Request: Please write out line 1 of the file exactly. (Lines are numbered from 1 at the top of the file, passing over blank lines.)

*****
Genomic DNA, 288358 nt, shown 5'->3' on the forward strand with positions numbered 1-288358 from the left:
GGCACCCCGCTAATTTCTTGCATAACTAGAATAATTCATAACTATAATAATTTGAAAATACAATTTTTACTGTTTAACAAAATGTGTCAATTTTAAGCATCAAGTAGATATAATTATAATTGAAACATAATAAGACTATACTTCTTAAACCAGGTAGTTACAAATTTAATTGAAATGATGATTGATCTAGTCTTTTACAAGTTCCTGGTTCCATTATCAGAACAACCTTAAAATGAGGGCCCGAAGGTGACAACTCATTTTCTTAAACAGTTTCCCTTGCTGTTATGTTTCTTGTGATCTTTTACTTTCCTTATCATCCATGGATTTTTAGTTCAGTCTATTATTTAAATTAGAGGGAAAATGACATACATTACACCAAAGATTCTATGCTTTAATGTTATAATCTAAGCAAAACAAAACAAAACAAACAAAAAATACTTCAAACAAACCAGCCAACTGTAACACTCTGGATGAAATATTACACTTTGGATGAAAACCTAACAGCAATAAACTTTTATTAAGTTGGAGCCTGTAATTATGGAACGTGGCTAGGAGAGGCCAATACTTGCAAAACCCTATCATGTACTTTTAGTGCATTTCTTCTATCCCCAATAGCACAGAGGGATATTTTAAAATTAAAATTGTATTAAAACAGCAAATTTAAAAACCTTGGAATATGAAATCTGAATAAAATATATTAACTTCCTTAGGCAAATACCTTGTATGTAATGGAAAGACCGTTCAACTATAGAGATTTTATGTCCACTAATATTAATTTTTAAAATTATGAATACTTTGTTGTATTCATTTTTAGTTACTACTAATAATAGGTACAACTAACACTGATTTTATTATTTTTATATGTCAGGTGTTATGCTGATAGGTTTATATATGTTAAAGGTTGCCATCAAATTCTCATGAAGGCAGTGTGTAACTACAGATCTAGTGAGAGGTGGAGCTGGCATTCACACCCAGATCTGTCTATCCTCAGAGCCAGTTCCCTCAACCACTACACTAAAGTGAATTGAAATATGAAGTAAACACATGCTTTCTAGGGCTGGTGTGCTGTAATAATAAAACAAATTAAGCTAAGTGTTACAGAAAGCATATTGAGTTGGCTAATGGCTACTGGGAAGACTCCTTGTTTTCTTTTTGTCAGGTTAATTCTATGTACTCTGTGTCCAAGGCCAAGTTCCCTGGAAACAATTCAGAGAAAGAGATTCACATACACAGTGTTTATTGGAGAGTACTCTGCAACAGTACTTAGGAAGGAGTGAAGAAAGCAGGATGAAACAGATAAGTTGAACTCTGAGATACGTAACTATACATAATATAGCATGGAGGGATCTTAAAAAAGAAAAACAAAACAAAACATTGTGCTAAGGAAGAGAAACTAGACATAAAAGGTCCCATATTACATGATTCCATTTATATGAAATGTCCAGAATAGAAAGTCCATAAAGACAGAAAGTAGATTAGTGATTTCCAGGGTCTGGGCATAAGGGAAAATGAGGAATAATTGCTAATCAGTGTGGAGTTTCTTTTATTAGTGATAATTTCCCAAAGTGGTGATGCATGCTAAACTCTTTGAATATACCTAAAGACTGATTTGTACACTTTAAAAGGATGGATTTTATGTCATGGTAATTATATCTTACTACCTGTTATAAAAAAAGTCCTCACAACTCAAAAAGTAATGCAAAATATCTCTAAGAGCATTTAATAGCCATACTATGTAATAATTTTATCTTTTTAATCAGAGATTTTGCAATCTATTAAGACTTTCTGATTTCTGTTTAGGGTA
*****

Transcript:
Genomic DNA, 288358 nt, shown 5'->3' on the forward strand with positions numbered 1-288358 from the left: